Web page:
Constitutional Law

Jury says towns dominated by polygamous sect put religion above the law; awards $2.2M to 6 people

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Colorado City

Colorado City, Utah. Image from Shutterstock.

After nearly two months of trial and three days of deliberation, on Monday a federal jury in Phoenix found that two adjacent towns dominated by a polygamous sect have violated the rights of nonbelievers living within their precincts. Discriminatory policing and provision of municipal services such as water hookups violated nonbelievers’ rights under the First, Fourth and 14th amendments, the jury found, as well as fair housing law.

The verdict also includes $2.2 million in damages for six individuals who suffered such discrimination. However, it is not applicable because the parties reached a $1.6 million settlement before the trial ended, according to the Associated Press, the Arizona Republic and Courthouse News.

The $1.6 million settlement includes no admission of liability on the part of Colorado City, Arizona, and Hildale, Utah. The population of the two towns is largely comprised of members of the Fundamentalist Church of Jesus Christ of Latter Day Saints, a polygamous sect that split off from the mainstream Mormon church many years ago. The group’s prophet, Warren Jeffs, is currently in prison on a life sentence for child sexual abuse.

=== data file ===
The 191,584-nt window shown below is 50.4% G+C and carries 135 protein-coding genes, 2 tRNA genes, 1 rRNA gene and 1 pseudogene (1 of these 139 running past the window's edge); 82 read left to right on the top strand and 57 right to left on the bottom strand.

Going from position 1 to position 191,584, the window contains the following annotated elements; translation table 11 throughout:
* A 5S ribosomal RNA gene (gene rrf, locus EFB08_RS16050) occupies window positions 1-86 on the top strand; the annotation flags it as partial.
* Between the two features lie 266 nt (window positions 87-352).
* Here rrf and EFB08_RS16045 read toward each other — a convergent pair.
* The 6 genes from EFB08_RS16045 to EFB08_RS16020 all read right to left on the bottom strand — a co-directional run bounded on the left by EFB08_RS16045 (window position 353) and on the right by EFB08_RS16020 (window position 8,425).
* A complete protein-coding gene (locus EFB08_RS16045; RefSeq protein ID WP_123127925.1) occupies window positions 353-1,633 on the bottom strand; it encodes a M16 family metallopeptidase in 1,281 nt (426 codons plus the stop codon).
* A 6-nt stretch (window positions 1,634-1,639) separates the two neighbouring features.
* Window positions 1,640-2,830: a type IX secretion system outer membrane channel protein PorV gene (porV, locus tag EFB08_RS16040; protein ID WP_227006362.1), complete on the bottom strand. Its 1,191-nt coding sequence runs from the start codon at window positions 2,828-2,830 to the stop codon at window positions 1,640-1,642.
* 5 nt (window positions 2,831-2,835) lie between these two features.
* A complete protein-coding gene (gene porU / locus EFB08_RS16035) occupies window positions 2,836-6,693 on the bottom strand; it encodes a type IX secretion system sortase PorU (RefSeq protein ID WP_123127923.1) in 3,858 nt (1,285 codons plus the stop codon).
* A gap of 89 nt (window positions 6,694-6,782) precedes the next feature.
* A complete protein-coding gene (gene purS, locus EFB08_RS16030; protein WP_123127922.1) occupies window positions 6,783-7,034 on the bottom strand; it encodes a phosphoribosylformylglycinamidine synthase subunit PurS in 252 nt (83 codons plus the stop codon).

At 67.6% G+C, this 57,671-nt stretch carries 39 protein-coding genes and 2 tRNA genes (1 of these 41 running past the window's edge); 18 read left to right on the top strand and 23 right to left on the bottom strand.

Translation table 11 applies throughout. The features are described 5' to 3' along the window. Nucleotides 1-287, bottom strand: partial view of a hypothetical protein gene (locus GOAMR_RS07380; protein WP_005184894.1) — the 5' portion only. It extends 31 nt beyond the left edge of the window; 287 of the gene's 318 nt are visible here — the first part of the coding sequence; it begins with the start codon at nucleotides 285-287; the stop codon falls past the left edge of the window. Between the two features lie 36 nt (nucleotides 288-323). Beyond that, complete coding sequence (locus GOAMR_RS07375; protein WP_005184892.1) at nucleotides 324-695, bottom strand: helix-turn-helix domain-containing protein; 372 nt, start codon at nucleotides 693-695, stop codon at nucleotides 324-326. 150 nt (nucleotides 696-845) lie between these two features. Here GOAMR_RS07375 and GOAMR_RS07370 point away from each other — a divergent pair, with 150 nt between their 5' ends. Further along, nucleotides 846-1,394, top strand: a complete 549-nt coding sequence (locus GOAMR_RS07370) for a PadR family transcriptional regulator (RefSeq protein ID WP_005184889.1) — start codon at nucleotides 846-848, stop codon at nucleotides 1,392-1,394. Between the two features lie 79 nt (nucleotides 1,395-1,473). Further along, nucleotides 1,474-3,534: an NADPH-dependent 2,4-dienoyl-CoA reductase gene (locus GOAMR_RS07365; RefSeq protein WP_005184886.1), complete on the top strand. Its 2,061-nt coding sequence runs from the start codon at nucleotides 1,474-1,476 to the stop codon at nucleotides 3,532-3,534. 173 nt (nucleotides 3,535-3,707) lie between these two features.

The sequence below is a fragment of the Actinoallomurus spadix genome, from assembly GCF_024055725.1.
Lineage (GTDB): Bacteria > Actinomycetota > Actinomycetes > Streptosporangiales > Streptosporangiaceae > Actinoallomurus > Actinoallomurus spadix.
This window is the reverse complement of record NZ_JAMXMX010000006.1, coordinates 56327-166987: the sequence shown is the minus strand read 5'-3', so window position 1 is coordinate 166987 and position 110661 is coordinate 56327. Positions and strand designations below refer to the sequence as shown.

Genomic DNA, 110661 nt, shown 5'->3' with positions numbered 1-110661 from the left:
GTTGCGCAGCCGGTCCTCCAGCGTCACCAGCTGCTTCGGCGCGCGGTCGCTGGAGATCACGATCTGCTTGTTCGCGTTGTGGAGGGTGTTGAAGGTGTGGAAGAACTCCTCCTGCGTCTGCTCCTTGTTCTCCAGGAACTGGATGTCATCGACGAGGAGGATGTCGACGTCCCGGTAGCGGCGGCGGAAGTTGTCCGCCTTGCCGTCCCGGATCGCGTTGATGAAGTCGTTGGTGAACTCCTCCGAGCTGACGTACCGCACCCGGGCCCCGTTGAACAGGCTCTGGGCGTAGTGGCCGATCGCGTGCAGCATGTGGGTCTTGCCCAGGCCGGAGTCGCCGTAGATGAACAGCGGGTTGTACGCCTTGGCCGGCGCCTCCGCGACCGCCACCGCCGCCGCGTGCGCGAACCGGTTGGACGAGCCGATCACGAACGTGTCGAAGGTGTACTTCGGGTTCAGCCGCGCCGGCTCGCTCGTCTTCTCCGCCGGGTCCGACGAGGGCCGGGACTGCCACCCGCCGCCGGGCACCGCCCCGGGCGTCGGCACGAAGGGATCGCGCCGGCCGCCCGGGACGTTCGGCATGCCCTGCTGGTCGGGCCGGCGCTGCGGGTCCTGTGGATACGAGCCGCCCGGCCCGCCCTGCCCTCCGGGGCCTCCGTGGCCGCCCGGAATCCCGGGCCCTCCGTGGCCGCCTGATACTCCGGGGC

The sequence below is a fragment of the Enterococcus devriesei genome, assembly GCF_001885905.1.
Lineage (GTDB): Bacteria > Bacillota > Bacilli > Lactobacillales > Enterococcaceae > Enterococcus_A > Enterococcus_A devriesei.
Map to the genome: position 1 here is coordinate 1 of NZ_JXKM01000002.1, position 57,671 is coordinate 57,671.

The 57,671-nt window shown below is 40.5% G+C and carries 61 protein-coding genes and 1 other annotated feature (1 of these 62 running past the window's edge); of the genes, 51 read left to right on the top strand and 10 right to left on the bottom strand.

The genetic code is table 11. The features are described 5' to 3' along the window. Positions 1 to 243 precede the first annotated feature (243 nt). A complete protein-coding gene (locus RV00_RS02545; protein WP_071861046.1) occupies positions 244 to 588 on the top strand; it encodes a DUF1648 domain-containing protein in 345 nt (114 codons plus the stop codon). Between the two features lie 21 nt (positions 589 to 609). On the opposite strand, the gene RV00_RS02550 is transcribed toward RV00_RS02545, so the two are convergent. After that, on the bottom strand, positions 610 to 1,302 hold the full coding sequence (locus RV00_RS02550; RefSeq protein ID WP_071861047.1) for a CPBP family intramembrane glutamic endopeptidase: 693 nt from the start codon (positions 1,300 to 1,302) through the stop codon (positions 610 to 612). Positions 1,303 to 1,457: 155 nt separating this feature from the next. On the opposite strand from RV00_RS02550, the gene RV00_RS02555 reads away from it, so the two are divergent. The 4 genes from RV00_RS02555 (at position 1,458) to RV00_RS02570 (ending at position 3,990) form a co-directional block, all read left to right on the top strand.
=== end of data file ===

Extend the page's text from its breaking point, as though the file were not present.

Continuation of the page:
A judge will now decide what injunctive relief or other remedies to impose, possibly after an additional hearing or hearings.

“The case is far from over,” said attorney Jeff Matura, who represents Colorado City, referring to the injunctive relief process.

“Obviously we should’ve went a different way, but we respect the process,” attorney Blake Hamilton, who represents Hildale, told Courthouse News.

Related coverage: “Do officials in adjacent towns put religion above the law? DOJ case asks jury to decide”

See also: “Food stamp indictment against polygamous church leaders targets sect’s money supply”

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